• DavidC1

      We’ll see Moorestown hardware by Q2/Q3 of this year. Every year we’ll see a new platform.

  • These MIDs are what i wanted to have back in 1999. Back then they were called MICs Mobile Internet Computers. and Intel was supporting that technology back then (i think based on what i read back then). Transmeta’s Caruso chip was designed for those Older MICs running 300mhz to 700mhz. I want to own one of these MIDs in the near future.

  • anon

    I’d be surprised if we saw hints of Moorestown at CES 2010. Anyway, combining Moorestown with some advances in display technology and perhaps even some of the new li-ion battery technologies to come in the next five years would really make some sweet devices. If the most significant power hogs left were the radios and we had plenty of battery capacity, we could have always-on, pocketable ‘MIDPhones’ that are good enough for pretty much all personal mobile communication and computing needs.

    The remaining big challenges would basically be finding the perfect form factor, not worrying about performance or battery life. Laptops will remain, but what form will our phones and pocketable PCs assume?

    • Vakeros

      I think you would have a variety of forms like you do today. Those who like slim, would go for basically a screen. Those who want something more tactile will want a keyboard, and those who like simplicity will probably still want a dial pad for the telephone side. And then you have the last bunch who will want a convertible.
      I do think though that the size will settle into jeans pocketable, jacket pocketable, coat pocketable and then bag sized.
      I don’t like netbooks, purely because I don’t want to carry a bag around, but I am happy to wear a coat. This of course leads to the real possiblity of wearing your hardware (but it would have to be something that is interchangeable for the fashion conscious – ie bracelet/wristband etc.
      As Chippy goes on about 2 or 3 devices, I think we will still see this, but the 2 or 3 will be wristwatch, headset and pocketable PC.

  • EC

    I could see myself living with this “compromise” keyboard if “everything else” would be there, full OS capability (in some fashion), battery time (I want 6-8hrs real usage at least), and pocketability!

  • deriuqer

    Go to hell with those stupid aspect ratio/screen only devices !

    Im not going to buy stuff like that,the whole idea behind it sucks.Its the same as with the iPhone,cheapest way to feed the consumption zombies.

    I never wanted to use a console like Data anyway.

    http://img33.picoodle.com/img/img33/3/2/4/f_Startrekwinm_06009a2.gif

    • Ben

      I don’t have too much of an issue with the aspect ratio of the Moorestown X. Standard media aspect ratios might not be the most effective shape for future mobile devices. If they test it and it works work, I’m not going to deny it just because it has a strange aspect ratio. Sure the iPhones 3:2 ratio it strange, but it works well for the OSK.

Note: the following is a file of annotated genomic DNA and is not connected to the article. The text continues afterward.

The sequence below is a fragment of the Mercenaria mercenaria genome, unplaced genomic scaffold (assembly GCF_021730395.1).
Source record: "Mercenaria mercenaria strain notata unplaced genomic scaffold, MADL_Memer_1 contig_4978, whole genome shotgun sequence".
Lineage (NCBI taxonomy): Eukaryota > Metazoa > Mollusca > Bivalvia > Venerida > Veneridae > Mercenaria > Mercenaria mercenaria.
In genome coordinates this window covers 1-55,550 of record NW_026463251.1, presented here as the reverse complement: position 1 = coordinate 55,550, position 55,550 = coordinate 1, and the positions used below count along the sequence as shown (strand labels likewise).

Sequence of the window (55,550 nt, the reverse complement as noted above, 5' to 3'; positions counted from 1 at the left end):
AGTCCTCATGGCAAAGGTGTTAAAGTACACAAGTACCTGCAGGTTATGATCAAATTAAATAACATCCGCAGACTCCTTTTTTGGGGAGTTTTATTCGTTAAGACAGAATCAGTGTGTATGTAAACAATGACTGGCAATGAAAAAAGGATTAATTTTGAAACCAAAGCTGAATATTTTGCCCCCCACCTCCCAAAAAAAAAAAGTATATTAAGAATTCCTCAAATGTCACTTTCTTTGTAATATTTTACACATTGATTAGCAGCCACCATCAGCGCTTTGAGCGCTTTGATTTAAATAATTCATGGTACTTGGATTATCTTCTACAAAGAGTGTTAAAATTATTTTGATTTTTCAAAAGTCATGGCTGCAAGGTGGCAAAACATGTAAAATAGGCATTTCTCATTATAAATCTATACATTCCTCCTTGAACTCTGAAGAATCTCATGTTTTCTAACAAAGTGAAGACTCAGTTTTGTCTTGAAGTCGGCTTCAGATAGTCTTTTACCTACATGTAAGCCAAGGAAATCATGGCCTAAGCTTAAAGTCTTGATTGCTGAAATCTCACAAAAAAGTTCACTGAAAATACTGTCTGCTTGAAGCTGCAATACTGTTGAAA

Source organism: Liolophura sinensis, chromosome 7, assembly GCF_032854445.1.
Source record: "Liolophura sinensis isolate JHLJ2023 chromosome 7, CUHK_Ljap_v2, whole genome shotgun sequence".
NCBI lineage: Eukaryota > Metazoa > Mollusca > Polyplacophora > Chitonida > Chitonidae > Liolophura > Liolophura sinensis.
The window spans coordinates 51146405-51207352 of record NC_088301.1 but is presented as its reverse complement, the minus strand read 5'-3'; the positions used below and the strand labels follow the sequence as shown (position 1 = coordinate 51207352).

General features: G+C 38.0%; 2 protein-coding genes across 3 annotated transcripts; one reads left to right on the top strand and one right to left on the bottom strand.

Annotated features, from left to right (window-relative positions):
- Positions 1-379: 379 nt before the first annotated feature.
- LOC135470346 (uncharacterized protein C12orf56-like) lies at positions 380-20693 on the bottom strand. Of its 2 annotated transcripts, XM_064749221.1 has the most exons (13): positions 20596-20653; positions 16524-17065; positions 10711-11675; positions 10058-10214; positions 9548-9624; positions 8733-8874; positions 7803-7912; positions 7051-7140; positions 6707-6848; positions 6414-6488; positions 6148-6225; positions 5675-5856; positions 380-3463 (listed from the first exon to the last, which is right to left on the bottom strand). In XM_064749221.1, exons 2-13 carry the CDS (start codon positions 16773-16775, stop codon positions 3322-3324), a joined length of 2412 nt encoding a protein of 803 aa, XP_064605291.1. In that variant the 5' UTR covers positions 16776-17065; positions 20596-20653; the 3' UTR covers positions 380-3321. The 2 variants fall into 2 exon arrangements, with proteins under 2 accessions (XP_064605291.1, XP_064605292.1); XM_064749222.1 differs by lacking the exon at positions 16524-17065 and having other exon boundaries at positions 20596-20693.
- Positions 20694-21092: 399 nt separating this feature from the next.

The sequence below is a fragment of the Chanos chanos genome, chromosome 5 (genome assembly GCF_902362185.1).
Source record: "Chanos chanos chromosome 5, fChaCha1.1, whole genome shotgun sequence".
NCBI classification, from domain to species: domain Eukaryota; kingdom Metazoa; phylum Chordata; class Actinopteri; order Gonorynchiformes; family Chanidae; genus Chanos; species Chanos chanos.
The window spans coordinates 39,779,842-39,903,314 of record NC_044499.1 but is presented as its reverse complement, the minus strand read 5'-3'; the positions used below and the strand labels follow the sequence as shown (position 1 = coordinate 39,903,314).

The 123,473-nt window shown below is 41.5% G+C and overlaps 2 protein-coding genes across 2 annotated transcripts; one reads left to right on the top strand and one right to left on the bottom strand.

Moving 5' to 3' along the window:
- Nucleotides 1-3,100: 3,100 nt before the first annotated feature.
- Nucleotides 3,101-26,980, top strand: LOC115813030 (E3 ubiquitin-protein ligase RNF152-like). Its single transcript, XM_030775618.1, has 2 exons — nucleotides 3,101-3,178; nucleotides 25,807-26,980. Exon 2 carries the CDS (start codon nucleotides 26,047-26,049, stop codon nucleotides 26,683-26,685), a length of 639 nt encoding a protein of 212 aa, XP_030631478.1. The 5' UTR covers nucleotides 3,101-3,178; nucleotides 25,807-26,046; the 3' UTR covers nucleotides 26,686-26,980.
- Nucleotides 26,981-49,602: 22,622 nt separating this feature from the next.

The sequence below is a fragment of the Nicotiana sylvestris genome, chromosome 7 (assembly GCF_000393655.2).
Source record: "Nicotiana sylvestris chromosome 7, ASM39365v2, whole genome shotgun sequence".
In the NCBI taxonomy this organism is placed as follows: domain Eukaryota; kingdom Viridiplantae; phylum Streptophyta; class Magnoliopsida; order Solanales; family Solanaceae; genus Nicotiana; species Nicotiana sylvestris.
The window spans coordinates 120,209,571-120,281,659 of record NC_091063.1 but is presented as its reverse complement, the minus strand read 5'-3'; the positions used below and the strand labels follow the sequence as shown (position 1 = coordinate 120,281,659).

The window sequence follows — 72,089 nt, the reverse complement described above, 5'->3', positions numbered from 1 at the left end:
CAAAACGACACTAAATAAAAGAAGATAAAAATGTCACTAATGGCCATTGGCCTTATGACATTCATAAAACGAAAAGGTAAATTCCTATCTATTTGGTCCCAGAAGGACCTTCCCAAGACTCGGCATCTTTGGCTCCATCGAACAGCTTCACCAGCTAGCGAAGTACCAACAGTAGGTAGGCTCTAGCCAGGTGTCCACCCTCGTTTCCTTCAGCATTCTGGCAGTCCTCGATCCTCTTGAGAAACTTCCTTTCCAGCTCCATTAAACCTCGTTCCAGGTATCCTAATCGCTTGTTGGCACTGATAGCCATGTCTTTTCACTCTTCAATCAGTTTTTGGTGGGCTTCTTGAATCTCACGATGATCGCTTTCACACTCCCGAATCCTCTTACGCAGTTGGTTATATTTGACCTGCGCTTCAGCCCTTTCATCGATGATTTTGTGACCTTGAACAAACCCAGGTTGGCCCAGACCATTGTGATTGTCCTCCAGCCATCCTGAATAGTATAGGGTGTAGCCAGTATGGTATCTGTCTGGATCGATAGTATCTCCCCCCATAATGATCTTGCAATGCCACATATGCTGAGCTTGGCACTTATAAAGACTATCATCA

• EC
  • jquint

    Interesting that the rumored Lenovo Yoga has this form factor.

    http://www.engadget.com/2009/03/16/lenovo-leaks-pocket-yoga-mystery-netbook-pics/

  • alex

    There may not be much of an improvement going to Moorestown from Menlow:

    Moorestown is unlikely to be smaller.OEMs have already started sampling a credit-card sized motherboard for the Menlow platform:
    http://www.slashgear.com/toradex-robin-atom-cpu-on-credit-card-sized-mainboard-2735953/

    Performance is unlikely to increase. The only benefits will be less heat and longer battery-life. But a credit-card sized Menlow-phone will be much cheaper than the Moorestown version and clocked at 800mhz let’s say, it won’t give out much heat anyway.

    • John

      “longer battery life” is an important increase in performance, IMO.

    • DavidC1

      The reference Moorestown board is still much smaller than the Menlow board shown on Slashgear. The toradex-robin is 84mm x 55mm and Moorestown reference board is 45mm x 55mm.

      And you can’t help but think 3rd party vendors could make it even smaller because the secondary chip for Moorestown is much more compact than the Poulsbo chipset. While the Poulsbo is more than 2x larger than Menlow, Langwell and Lincroft will be similar size to current Menlow chip.

      Battery life and heat: Though Poulsbo is the lowest power using Windows compatible chipset out there, it can be even better. It’s at 130nm process technology and with Moorestown, the graphics/memory controller will go into CPU as 45nm. The Langwell I/O chip will probably be using smaller lithography at 90nm or even 65nm.

      Performance: The graphics will be upgraded to SGX540 series and Intel presentations put the graphics performance increase at ~50%. On the CPU side, it’ll use the Atom, but using integrated memory controller will help. Pretty much I’d think 20-30% increase per clock is possible at top-end Netbook configuration, and clock speeds are also supposed to increase.

  • John

    Thinking more about this one today…

    Both this and the Lenovo Pocket Yoga (linked above) are as long as a more traditional phone, making for a slightly more comfortable phone experience for us older types. But they would be more “jacket inside breast pocket” pocketable than “jeans pocket” pocketable. I think that might be my one reservation — I don’t need this device to be my netbook, my netbook needs to be bigger. But I do want a pocketable to be “pocketable”. So I’d have to see if this really would fit comfortably in my pants/shorts front pocket.

    Though, I wonder if, using the new flexible oled screens, if you could make the Moorestown X fold in half length wise (in either direction), giving you a short touchscreen device or clamshell when closed, and this elongated device when open.

  • EC

    Is anyone able to FULL SCREEN those embedded YouTube videos Ben posted?
    BTW these are from 2007 :)

    • Ben

      Full screen is working if you go to the original YouTube page. I know the videos aren’t new, but I wanted to start up a discussion about them as we get closer to the time that Moorestown is supposed to hit.

      • EC

        Yeah I know that already watched it full screen on 9″ and 24″ :)
        I was just puzzled by why if it has the button in the embedded info why it won’t work :(

  • anuj kumar

    idk as long as itz beta than iphone………

  • anuj kumar

    and plus gamin is like psp so i might be fun 2